• Knowledge exists in multiple domains – impt for ed. Tech designers.
• Transmission model has been predominant model – although should be a secondary model
• Learning as cognition and reflection – constructivism, cognitivism – schools don’t do a good job of promoting this
• Acquisition model – learner-motivated
• Accretion model – should be primary model of teaching – knowledge is complex, no longer one-dimensional – connectivism is the learning theory to promote this
• His podcast makes the link between learning theories and Web 2.0 trends
• Ability for us to connect with ideas that previously existed in isolation is important
• Refers to open source movement
• We are witnessing relational internet experience – really connecting to people – tag content based on our interests, social networks which can create robust communities outside of a designer’s intention (Hear, hear! And this asserts one of my own main principles to teaching and learning – we learn through relationship – particularly adolescent learners.)
• Connectivity between people and with content – this requires openness
• Interplay with internet, people, and technology
• Convergence, divergence, collaboration, decentralization
• Web 2.0 permits this – changing environment online
• Web 2.0 is about Content-provider, content-user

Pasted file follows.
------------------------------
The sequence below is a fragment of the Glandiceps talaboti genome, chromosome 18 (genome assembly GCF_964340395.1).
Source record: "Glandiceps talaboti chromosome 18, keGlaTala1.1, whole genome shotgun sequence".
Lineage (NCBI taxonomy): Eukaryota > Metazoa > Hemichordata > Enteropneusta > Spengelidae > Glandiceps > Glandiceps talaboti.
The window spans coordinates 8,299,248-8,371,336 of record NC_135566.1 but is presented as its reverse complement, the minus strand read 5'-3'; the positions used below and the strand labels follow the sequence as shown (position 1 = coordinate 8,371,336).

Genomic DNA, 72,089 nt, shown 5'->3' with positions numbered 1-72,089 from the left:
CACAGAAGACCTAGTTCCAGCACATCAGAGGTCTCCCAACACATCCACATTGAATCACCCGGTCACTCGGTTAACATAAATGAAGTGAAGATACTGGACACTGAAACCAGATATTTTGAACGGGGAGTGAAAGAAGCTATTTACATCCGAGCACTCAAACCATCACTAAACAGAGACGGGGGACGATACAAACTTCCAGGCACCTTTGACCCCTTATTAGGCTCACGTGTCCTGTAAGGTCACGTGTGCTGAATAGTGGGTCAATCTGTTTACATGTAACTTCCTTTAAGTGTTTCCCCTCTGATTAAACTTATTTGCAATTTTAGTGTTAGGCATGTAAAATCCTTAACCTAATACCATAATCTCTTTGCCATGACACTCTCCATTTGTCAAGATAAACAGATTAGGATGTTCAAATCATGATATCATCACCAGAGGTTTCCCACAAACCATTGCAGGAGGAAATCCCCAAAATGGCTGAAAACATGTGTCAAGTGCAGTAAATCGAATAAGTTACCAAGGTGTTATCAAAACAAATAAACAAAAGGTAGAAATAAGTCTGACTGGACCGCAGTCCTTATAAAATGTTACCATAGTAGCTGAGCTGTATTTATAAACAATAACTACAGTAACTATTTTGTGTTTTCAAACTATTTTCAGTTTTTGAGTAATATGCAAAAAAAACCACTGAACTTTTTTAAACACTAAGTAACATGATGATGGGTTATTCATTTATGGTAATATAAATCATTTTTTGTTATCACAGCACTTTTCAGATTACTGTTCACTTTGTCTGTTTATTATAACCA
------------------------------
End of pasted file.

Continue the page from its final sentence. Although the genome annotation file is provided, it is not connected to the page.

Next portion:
• End-user who is control
• Making new meaning with others
• Aggregated perspective – he cites Downes – we take our own perspective and we throw it into the pool of others
• We form rel’ps online then ground them in face-to-face contact (this has implications for a blended learning approach)
• Web is a platform which allows end-user to have different degrees of control – we can create and participate
• He also examines the challenges facing these trends in web 2.0
• We can only listen to people with whom we agree
• Personalization of internet information
• Process can be begun
• All this does not align with current views of learning with technology – we are still focused on content, not on connections.
• The challenge is for educators to bring in connecting tools that permit connections to be made – with a focus on the end-user. (This permits one of the buzz words in current pedagogy: student-centred teaching and learning)
• Blogs, for example, allow continual learning and growing
• Acknowledging the opposing views exist is an important part of connectivism as a learning theory. (This is so essential in today’s movement toward globalization!)
There are quite a few new concepts here to me. At this point, I am interested on the implications for my own students as well as for my teaching colleagues as they are involved in “tech training” where I work.
I am not sure how much I agree with George Siemens when he states that we need to lose the focus on the content of our online courses and focus on the connections. Would this not depend on the learning goals set for the course unit? And how do we measure or assess success of this connectiveness over content?
Siemens continues to fascinate and challenge me with this new learning theory of connectivism. I hope to hear more from him in the future!